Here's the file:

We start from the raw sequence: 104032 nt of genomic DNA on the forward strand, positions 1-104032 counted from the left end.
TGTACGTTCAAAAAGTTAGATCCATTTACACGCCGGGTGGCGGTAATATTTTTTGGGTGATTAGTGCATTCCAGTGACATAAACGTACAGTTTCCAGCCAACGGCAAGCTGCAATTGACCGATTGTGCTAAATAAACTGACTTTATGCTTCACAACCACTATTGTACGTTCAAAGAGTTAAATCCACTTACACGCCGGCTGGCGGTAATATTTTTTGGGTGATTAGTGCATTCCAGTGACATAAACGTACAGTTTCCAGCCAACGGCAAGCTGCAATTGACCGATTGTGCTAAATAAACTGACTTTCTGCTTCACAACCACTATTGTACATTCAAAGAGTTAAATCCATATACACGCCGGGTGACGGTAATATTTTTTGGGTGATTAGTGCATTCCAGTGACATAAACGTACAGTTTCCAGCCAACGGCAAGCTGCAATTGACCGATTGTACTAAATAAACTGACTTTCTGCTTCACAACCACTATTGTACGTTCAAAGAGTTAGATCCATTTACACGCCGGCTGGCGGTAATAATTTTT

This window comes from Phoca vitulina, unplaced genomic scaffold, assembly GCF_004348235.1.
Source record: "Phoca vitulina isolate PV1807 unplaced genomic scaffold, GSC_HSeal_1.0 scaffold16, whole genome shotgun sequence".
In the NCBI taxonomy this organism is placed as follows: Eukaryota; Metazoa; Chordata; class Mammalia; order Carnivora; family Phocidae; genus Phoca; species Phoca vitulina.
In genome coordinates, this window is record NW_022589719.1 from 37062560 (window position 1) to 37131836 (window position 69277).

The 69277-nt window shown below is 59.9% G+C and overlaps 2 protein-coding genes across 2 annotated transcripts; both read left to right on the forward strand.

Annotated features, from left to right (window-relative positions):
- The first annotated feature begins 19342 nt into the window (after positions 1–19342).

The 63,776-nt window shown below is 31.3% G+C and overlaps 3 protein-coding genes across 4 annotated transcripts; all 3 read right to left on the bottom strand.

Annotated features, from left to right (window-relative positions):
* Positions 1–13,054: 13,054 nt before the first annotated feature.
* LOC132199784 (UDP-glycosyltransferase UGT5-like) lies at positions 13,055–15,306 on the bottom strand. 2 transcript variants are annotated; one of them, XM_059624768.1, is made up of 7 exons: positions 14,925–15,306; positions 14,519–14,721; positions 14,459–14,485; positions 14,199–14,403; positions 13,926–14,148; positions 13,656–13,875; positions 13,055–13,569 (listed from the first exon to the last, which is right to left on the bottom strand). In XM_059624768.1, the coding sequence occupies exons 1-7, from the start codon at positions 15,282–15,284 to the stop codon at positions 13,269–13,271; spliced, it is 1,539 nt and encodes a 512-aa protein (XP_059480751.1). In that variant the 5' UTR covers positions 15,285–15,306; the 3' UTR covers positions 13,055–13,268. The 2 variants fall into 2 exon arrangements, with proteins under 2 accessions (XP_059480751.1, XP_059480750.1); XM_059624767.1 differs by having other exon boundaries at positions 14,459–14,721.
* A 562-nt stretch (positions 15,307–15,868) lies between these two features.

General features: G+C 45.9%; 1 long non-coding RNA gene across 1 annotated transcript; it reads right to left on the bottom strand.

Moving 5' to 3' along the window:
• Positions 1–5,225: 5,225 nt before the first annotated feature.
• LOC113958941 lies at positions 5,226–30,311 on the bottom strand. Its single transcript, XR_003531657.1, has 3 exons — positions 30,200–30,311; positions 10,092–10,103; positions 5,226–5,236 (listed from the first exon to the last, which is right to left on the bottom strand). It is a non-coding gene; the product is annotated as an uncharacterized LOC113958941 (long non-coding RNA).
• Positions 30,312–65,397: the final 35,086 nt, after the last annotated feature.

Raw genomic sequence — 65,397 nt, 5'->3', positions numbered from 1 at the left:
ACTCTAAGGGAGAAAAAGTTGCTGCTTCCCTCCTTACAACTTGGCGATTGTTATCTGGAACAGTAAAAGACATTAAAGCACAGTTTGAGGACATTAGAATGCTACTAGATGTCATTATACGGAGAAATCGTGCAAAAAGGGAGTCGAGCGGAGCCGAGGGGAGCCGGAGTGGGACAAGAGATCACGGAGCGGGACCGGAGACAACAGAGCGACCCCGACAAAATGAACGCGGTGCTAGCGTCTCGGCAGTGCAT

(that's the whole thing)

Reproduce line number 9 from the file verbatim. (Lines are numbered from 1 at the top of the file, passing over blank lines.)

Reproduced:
- The first annotated feature begins 19342 nt into the window (after positions 1–19342).